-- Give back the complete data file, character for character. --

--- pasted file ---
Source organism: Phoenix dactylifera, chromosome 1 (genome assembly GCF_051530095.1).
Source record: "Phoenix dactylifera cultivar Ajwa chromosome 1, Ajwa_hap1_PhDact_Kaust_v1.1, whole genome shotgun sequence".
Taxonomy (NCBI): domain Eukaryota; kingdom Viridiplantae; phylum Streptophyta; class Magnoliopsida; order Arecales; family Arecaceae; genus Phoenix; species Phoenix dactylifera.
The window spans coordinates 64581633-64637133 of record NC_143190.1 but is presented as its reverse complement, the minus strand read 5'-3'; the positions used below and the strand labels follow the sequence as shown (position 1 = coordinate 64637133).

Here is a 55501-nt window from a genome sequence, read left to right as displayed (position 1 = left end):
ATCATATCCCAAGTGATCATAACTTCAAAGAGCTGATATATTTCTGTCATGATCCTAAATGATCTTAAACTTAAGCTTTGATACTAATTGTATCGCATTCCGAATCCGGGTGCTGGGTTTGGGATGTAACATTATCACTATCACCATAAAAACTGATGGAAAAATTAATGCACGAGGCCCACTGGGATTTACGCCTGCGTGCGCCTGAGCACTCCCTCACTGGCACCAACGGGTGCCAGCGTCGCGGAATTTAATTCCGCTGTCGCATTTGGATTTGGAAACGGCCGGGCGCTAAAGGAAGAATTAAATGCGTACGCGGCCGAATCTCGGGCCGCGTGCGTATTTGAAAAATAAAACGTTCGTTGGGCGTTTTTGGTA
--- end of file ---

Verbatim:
Source organism: Phoenix dactylifera, chromosome 1 (genome assembly GCF_051530095.1).
Source record: "Phoenix dactylifera cultivar Ajwa chromosome 1, Ajwa_hap1_PhDact_Kaust_v1.1, whole genome shotgun sequence".
Taxonomy (NCBI): domain Eukaryota; kingdom Viridiplantae; phylum Streptophyta; class Magnoliopsida; order Arecales; family Arecaceae; genus Phoenix; species Phoenix dactylifera.
The window spans coordinates 64581633-64637133 of record NC_143190.1 but is presented as its reverse complement, the minus strand read 5'-3'; the positions used below and the strand labels follow the sequence as shown (position 1 = coordinate 64637133).

Here is a 55501-nt window from a genome sequence, read left to right as displayed (position 1 = left end):
ATCATATCCCAAGTGATCATAACTTCAAAGAGCTGATATATTTCTGTCATGATCCTAAATGATCTTAAACTTAAGCTTTGATACTAATTGTATCGCATTCCGAATCCGGGTGCTGGGTTTGGGATGTAACATTATCACTATCACCATAAAAACTGATGGAAAAATTAATGCACGAGGCCCACTGGGATTTACGCCTGCGTGCGCCTGAGCACTCCCTCACTGGCACCAACGGGTGCCAGCGTCGCGGAATTTAATTCCGCTGTCGCATTTGGATTTGGAAACGGCCGGGCGCTAAAGGAAGAATTAAATGCGTACGCGGCCGAATCTCGGGCCGCGTGCGTATTTGAAAAATAAAACGTTCGTTGGGCGTTTTTGGTA